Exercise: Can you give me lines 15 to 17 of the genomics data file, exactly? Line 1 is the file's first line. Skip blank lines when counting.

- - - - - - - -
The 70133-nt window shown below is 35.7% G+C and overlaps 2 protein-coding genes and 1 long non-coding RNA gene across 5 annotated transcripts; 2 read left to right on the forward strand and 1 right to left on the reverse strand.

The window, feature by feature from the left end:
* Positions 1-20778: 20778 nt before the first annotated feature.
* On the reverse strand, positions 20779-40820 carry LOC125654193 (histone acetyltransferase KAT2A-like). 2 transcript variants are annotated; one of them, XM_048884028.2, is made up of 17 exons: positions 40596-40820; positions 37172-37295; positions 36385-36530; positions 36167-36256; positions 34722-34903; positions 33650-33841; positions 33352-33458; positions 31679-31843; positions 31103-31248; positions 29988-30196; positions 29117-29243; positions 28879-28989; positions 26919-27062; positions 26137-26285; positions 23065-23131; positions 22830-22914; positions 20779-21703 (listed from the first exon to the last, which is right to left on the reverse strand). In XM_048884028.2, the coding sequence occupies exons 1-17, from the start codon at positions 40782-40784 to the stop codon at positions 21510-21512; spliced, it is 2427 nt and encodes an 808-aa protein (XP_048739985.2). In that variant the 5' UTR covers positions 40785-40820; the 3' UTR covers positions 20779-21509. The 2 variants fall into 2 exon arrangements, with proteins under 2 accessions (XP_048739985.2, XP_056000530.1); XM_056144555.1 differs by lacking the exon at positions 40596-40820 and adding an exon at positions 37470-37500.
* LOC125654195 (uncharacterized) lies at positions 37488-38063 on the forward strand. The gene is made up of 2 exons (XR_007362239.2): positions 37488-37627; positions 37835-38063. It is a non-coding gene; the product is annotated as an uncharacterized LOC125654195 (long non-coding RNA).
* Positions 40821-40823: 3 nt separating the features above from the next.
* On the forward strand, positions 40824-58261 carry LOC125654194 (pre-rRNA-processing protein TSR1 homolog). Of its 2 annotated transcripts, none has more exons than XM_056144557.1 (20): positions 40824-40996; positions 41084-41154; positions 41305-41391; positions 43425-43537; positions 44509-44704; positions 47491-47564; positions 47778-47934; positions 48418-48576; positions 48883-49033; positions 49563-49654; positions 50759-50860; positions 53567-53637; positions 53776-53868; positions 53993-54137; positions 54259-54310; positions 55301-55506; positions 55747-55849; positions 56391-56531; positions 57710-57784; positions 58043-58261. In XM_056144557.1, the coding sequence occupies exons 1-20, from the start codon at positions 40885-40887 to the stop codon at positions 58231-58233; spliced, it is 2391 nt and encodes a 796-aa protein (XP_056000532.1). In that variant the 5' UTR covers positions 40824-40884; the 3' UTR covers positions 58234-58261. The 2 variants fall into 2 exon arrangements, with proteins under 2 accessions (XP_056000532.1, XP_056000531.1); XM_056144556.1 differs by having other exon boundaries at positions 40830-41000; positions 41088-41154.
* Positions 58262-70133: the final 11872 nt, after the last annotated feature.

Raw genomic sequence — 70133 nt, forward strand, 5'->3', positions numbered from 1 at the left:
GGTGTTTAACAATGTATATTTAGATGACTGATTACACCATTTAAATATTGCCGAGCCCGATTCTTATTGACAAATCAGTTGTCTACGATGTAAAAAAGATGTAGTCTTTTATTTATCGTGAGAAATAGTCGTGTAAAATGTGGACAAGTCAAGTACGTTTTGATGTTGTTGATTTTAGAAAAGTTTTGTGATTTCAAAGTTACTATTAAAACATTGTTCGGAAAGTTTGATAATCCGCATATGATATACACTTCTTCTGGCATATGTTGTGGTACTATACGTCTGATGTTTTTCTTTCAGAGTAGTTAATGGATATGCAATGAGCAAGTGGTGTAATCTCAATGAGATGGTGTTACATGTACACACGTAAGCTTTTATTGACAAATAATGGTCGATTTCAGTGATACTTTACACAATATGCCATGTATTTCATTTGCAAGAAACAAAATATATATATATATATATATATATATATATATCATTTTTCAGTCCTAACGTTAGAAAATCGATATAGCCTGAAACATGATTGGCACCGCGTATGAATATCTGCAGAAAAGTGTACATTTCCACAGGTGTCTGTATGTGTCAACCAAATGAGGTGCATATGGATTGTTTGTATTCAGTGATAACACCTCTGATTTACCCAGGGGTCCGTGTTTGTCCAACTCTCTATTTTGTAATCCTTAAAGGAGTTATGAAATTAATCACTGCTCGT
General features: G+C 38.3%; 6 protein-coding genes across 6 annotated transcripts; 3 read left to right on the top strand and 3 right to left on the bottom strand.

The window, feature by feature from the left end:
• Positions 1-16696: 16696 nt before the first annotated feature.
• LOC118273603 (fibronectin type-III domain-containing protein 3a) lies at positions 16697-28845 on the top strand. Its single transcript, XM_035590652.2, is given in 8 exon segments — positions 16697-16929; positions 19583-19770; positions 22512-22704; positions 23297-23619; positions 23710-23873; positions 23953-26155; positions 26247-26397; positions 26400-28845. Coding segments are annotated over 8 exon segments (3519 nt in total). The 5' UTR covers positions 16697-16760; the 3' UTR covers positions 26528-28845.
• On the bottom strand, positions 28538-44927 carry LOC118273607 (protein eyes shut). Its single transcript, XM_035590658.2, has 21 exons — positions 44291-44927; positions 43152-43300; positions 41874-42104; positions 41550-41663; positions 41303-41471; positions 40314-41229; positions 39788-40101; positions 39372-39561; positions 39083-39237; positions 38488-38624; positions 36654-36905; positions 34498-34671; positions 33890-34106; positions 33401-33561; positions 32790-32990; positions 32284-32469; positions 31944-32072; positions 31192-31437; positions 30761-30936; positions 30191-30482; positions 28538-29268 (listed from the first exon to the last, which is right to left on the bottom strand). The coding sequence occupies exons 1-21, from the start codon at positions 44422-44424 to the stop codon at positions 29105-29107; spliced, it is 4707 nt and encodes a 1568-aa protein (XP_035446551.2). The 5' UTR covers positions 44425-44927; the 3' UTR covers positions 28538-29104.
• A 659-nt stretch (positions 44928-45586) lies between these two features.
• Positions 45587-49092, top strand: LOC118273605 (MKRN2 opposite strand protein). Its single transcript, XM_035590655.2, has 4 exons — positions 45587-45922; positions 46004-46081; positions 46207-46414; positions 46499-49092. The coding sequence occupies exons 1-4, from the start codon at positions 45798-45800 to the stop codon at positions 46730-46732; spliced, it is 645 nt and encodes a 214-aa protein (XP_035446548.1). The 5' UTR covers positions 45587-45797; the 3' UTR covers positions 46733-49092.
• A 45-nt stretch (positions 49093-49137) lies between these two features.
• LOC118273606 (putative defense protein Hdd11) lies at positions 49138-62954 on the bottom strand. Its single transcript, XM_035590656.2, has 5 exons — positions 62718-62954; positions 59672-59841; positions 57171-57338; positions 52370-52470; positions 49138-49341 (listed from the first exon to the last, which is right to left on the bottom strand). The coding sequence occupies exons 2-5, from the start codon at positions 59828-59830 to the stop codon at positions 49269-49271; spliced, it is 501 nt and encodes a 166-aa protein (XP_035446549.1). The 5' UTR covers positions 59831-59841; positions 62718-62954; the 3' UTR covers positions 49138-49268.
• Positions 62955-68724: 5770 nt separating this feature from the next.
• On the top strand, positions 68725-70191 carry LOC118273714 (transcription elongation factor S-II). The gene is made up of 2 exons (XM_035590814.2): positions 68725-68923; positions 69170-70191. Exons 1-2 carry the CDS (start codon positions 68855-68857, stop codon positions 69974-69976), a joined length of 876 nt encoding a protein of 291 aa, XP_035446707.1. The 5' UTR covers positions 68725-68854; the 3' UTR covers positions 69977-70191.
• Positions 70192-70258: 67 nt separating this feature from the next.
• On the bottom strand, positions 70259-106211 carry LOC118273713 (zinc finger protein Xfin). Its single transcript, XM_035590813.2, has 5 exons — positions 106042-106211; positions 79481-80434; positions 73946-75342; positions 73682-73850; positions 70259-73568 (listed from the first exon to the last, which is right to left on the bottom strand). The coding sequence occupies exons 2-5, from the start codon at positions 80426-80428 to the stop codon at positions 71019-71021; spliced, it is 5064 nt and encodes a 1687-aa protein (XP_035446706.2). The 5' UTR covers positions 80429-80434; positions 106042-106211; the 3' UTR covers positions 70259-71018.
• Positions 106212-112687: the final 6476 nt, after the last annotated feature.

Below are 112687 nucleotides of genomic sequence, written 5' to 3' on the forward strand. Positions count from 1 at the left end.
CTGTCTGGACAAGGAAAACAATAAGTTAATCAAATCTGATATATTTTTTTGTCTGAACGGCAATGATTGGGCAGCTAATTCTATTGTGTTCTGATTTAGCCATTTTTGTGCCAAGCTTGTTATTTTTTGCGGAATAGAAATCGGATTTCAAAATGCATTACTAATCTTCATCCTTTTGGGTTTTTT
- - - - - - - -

• On the bottom strand, positions 28538-44927 carry LOC118273607 (protein eyes shut). Its single transcript, XM_035590658.2, has 21 exons — positions 44291-44927; positions 43152-43300; positions 41874-42104; positions 41550-41663; positions 41303-41471; positions 40314-41229; positions 39788-40101; positions 39372-39561; positions 39083-39237; positions 38488-38624; positions 36654-36905; positions 34498-34671; positions 33890-34106; positions 33401-33561; positions 32790-32990; positions 32284-32469; positions 31944-32072; positions 31192-31437; positions 30761-30936; positions 30191-30482; positions 28538-29268 (listed from the first exon to the last, which is right to left on the bottom strand). The coding sequence occupies exons 1-21, from the start codon at positions 44422-44424 to the stop codon at positions 29105-29107; spliced, it is 4707 nt and encodes a 1568-aa protein (XP_035446551.2). The 5' UTR covers positions 44425-44927; the 3' UTR covers positions 28538-29104.
• A 659-nt stretch (positions 44928-45586) lies between these two features.
• Positions 45587-49092, top strand: LOC118273605 (MKRN2 opposite strand protein). Its single transcript, XM_035590655.2, has 4 exons — positions 45587-45922; positions 46004-46081; positions 46207-46414; positions 46499-49092. The coding sequence occupies exons 1-4, from the start codon at positions 45798-45800 to the stop codon at positions 46730-46732; spliced, it is 645 nt and encodes a 214-aa protein (XP_035446548.1). The 5' UTR covers positions 45587-45797; the 3' UTR covers positions 46733-49092.